As cellular adjuvants of immunity, NKT cells prime and control the maturation of dendritic cells during all immune responses. Therefore, the understanding of the biology of these regulatory cells should lead to their utilization in anti-microbial and cancer vaccines, immunotherapy of chronic infectious diseases, and the prevention of infection in at-risk patients. We have worked for the past two decades on the identification of the natural endogenous ligands of NKT cells thinking that they could be manipulated in vivo. By creating new tools and approaches, we have recently succeeded in demonstrating that ?-glycosylceramides were the ligands of NKT cells. Since publication of our work, and the first submission of this proposal, we have made great progress in understanding this new class of glycolipids for which each metabolic step is to be described. In the thymus, ?Galcer is produced by DCs in the medullary region, whereas ?Glucer is made by cortical thymocytes. To understand the respective roles of each ligand in thymic selection and peripheral activation, we are using CRISPR/Cas9 technology to deconstruct the pathways of synthesis and degradation. Galactose mutarotase (Galm) for ?Galcer and glucose ceramide synthase (UGCG) for ?Glucer are necessary for synthesis; acid ceramidase, acid ? galactosidase, acid ? glucosidase, and catheptsin L are essential for degradation. A powerful new mass spectrometry technique should allow us to measure directly ? anomers from cells and tissues. As the work moves from cell lines to in vivo studies, our labor is divided in three specific aims:
Aim 1 : Biosynthesis of endogenous ?-galactosylceramides. Following CRISPR/Cas9 gene inactivation, a robust set of phenotypic and functional assays has been implemented to evaluate the role of each molecule in the pathway. The consequences of the elimination of ?Galcer for thymic selection, shaping of the NKT cell repertoire, and peripheral functions will be evaluated in Galm knockout mice.
Aim 2 : Biosynthesis of endogenous ?- glucosylceramides. The screen of enzymes and transporters involved in the synthesis of glucosylceramides using CRISPR/Cas9 technology has revealed the role of UGCG. Its role as a synthase or the necessity to use an anomerase in a two step synthesis will be explored. The functional consequences of eliminating ?Glucer will be evaluated.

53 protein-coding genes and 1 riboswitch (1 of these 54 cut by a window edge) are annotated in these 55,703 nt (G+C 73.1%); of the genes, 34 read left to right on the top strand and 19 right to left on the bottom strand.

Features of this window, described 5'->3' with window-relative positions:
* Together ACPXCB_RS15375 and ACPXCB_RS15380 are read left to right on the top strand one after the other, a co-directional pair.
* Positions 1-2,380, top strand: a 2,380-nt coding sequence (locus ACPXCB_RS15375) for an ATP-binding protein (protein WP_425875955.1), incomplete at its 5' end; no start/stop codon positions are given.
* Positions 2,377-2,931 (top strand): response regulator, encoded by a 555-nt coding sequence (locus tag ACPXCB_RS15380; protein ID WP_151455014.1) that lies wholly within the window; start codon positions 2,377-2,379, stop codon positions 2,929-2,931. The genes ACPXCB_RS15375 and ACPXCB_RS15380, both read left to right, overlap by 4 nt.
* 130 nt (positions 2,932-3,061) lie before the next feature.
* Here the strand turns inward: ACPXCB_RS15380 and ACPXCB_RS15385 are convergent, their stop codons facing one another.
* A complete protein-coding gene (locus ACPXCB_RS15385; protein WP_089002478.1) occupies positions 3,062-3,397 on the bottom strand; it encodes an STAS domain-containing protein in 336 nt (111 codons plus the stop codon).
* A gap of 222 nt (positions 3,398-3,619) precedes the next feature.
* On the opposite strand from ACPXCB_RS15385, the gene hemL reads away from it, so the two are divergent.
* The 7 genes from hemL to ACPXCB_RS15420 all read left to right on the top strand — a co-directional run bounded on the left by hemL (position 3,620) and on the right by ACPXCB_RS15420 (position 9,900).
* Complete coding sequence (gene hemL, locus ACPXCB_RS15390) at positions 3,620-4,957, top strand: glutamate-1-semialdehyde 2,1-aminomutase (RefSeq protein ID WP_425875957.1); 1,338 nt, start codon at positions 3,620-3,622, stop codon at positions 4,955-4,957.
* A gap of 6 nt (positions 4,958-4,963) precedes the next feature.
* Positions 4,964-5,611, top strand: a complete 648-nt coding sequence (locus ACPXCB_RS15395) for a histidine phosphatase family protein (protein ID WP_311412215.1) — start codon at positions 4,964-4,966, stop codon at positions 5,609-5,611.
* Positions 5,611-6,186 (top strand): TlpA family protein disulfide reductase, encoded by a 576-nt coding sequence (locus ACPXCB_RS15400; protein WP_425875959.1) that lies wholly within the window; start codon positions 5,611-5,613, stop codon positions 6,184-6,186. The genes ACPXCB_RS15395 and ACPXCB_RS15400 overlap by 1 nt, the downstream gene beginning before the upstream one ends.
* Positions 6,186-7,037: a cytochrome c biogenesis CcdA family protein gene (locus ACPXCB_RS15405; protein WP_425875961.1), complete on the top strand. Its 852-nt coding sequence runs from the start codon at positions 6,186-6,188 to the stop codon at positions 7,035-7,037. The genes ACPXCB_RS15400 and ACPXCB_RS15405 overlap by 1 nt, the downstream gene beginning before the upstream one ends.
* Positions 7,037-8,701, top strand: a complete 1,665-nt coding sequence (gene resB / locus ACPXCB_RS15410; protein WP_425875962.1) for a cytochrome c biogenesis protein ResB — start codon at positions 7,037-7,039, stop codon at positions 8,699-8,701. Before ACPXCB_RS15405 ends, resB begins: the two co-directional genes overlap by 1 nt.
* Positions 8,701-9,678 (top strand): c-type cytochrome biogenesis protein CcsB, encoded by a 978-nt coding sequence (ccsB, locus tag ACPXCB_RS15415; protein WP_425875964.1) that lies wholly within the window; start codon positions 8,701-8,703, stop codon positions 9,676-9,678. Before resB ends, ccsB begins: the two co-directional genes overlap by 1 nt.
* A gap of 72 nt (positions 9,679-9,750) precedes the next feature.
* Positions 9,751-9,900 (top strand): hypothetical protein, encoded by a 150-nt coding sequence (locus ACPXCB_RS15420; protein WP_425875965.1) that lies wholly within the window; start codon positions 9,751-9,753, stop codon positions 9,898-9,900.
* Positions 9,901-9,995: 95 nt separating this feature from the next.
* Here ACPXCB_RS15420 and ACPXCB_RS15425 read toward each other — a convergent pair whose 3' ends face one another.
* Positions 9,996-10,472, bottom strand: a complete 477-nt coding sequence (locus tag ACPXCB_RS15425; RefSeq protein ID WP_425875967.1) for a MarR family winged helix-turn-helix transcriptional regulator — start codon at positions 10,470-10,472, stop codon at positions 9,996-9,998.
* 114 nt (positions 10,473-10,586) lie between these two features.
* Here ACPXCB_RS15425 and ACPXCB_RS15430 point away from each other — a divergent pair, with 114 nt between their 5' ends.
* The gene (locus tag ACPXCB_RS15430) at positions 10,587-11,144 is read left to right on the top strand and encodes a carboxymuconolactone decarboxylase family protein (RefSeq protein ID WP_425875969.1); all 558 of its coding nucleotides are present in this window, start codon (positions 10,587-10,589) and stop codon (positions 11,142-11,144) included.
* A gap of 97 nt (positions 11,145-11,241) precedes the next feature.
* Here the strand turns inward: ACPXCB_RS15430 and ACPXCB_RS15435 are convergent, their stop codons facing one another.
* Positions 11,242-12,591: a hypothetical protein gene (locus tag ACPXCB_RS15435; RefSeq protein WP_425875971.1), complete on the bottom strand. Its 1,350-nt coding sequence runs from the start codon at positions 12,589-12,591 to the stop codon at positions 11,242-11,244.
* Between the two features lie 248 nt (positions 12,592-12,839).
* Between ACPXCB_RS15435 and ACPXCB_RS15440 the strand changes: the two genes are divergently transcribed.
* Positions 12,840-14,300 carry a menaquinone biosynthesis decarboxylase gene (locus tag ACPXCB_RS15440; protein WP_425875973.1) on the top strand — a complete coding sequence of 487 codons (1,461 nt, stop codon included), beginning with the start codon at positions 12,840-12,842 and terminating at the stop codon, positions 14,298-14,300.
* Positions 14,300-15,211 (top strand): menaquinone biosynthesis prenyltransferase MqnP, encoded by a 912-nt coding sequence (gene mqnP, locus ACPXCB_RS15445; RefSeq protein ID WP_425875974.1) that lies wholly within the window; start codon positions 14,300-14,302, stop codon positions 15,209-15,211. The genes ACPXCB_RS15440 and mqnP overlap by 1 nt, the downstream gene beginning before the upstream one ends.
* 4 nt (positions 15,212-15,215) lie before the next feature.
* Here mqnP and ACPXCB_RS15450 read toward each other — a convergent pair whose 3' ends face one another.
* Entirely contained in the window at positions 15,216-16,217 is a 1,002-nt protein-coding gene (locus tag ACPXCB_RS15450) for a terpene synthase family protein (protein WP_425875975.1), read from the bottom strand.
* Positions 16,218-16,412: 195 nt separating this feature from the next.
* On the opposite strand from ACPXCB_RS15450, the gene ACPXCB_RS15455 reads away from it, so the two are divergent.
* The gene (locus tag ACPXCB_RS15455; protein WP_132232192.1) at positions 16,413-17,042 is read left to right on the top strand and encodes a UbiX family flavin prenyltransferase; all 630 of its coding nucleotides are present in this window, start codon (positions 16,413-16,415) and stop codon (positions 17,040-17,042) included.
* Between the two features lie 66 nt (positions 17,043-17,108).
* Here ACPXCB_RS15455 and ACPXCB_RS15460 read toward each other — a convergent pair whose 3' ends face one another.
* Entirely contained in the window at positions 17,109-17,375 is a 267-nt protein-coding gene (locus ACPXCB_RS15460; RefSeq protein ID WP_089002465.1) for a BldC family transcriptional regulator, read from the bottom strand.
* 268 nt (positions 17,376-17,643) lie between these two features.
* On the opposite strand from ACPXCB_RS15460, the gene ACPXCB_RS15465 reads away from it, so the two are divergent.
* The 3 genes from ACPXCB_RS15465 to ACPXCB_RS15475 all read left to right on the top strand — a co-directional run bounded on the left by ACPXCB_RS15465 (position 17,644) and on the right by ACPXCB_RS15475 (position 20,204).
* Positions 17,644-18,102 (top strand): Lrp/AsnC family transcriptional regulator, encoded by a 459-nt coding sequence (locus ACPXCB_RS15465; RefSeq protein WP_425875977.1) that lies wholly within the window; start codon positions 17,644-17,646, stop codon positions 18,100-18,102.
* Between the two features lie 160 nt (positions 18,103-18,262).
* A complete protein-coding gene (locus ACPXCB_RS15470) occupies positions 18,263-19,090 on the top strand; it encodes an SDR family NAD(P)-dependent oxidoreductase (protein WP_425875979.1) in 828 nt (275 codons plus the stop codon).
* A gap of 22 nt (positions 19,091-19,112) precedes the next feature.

Aim 3 : Catabolism of ?-linked glycosylceramides. Both ?Glucer and ?Galcer catabolisms are controlled by acid ceramidase, ASAH1, which cleaves off the fatty acid to produce ?-lysoglycosylceramides, a family of potent NKT cell activators. We will evaluate the biological role of these lysolipids by studying their inactivation when ?-linked glucose and galactose are removed by acid ? glycosidases in the lysosome. Cathepsin L functions in processing and activating these various hydrolases will also be examined in cells and animals. The manipulation of degradation of ?Glucer and ?Galcer by using specific enzyme inhibitors will be tested in vivo and evaluated with respect to NKT cell numbers and function in order to establish a new proof of principle for the therapeutic manipulation of NKT cells.

Public Health Relevance

We will elucidate the metabolism of a new class of lipids that activate important regulatory immune cells called NKT cells. Using cutting edge technology we will deconstruct the synthesis and degradation pathways of these endogenous lipids. These studies are aimed at developing new approaches to manipulate NKT cells in vivo for vaccines and in conditions such as cancer and chronic infections; the medical impact of our research could be far reaching.

National Institute of Health (NIH)
National Institute of Allergy and Infectious Diseases (NIAID)
Research Project (R01)
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Cellular and Molecular Immunology - A Study Section (CMIA)
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Kelly, Halonna R
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Scripps Research Institute
La Jolla
United States
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